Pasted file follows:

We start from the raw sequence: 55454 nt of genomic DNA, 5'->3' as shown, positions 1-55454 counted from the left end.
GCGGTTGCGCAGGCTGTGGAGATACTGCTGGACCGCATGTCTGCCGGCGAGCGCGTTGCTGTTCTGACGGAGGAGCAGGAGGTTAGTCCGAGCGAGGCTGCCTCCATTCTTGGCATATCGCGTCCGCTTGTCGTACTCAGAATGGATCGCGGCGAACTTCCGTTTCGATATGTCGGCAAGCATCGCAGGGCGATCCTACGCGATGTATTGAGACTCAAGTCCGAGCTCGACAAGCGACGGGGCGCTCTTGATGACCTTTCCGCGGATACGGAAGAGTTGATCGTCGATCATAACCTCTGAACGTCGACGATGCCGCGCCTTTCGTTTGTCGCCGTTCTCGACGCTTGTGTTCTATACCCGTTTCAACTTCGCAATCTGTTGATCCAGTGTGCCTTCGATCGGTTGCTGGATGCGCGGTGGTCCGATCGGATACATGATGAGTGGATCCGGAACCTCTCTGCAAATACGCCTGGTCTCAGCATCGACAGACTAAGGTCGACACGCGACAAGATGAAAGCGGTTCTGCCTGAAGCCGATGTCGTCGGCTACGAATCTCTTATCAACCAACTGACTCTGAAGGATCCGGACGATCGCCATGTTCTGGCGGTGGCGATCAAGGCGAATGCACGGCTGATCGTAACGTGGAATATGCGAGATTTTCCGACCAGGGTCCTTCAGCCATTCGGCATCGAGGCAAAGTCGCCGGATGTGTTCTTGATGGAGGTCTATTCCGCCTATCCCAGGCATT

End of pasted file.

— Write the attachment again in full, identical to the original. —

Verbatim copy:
We start from the raw sequence: 55454 nt of genomic DNA, 5'->3' as shown, positions 1-55454 counted from the left end.
GCGGTTGCGCAGGCTGTGGAGATACTGCTGGACCGCATGTCTGCCGGCGAGCGCGTTGCTGTTCTGACGGAGGAGCAGGAGGTTAGTCCGAGCGAGGCTGCCTCCATTCTTGGCATATCGCGTCCGCTTGTCGTACTCAGAATGGATCGCGGCGAACTTCCGTTTCGATATGTCGGCAAGCATCGCAGGGCGATCCTACGCGATGTATTGAGACTCAAGTCCGAGCTCGACAAGCGACGGGGCGCTCTTGATGACCTTTCCGCGGATACGGAAGAGTTGATCGTCGATCATAACCTCTGAACGTCGACGATGCCGCGCCTTTCGTTTGTCGCCGTTCTCGACGCTTGTGTTCTATACCCGTTTCAACTTCGCAATCTGTTGATCCAGTGTGCCTTCGATCGGTTGCTGGATGCGCGGTGGTCCGATCGGATACATGATGAGTGGATCCGGAACCTCTCTGCAAATACGCCTGGTCTCAGCATCGACAGACTAAGGTCGACACGCGACAAGATGAAAGCGGTTCTGCCTGAAGCCGATGTCGTCGGCTACGAATCTCTTATCAACCAACTGACTCTGAAGGATCCGGACGATCGCCATGTTCTGGCGGTGGCGATCAAGGCGAATGCACGGCTGATCGTAACGTGGAATATGCGAGATTTTCCGACCAGGGTCCTTCAGCCATTCGGCATCGAGGCAAAGTCGCCGGATGTGTTCTTGATGGAGGTCTATTCCGCCTATCCCAGGCATT